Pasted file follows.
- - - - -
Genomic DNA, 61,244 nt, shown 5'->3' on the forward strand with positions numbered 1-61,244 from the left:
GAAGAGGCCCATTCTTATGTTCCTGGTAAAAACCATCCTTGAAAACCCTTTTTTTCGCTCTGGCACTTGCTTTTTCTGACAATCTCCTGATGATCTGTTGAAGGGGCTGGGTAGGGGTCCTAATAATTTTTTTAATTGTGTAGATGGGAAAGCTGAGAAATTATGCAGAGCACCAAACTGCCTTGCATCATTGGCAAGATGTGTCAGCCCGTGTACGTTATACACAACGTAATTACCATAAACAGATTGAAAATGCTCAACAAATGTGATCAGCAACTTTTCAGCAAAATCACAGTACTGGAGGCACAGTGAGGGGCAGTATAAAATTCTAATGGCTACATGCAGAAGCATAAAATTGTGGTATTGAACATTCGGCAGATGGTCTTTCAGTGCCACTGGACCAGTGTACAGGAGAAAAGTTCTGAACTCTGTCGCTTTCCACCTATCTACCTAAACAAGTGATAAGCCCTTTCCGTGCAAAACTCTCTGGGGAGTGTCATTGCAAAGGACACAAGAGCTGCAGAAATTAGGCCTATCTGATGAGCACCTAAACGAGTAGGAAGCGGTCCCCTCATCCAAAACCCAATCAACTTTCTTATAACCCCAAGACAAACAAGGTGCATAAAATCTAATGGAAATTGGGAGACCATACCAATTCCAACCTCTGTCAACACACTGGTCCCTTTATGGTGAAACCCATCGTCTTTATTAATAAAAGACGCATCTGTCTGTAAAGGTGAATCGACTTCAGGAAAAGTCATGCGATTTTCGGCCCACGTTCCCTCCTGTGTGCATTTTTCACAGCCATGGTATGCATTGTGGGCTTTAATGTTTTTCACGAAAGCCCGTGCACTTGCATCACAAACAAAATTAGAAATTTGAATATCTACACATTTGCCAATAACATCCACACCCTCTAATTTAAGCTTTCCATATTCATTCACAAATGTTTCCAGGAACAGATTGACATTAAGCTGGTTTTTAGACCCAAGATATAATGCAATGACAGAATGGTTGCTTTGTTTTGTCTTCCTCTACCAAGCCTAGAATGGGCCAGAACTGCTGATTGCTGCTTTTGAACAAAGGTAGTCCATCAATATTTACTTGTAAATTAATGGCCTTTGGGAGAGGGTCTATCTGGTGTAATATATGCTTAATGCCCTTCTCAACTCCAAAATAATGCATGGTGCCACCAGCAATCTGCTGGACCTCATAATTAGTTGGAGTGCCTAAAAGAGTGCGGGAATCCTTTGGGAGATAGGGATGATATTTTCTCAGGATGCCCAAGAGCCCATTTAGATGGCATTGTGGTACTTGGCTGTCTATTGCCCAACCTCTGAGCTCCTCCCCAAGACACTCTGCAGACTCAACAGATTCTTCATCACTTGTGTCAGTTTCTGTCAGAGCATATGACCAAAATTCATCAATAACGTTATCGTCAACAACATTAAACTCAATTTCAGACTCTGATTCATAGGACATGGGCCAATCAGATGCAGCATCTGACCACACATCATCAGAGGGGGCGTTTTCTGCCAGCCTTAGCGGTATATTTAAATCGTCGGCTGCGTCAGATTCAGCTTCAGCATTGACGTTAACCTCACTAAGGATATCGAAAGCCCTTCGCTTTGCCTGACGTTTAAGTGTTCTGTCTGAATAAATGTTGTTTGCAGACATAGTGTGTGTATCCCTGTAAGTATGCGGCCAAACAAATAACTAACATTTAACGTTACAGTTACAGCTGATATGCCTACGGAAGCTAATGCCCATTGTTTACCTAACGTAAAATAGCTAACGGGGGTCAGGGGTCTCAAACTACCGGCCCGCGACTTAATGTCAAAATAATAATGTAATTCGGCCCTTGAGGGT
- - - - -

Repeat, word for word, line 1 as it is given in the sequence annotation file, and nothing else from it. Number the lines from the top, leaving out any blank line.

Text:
Genomic DNA, 61,244 nt, shown 5'->3' on the forward strand with positions numbered 1-61,244 from the left: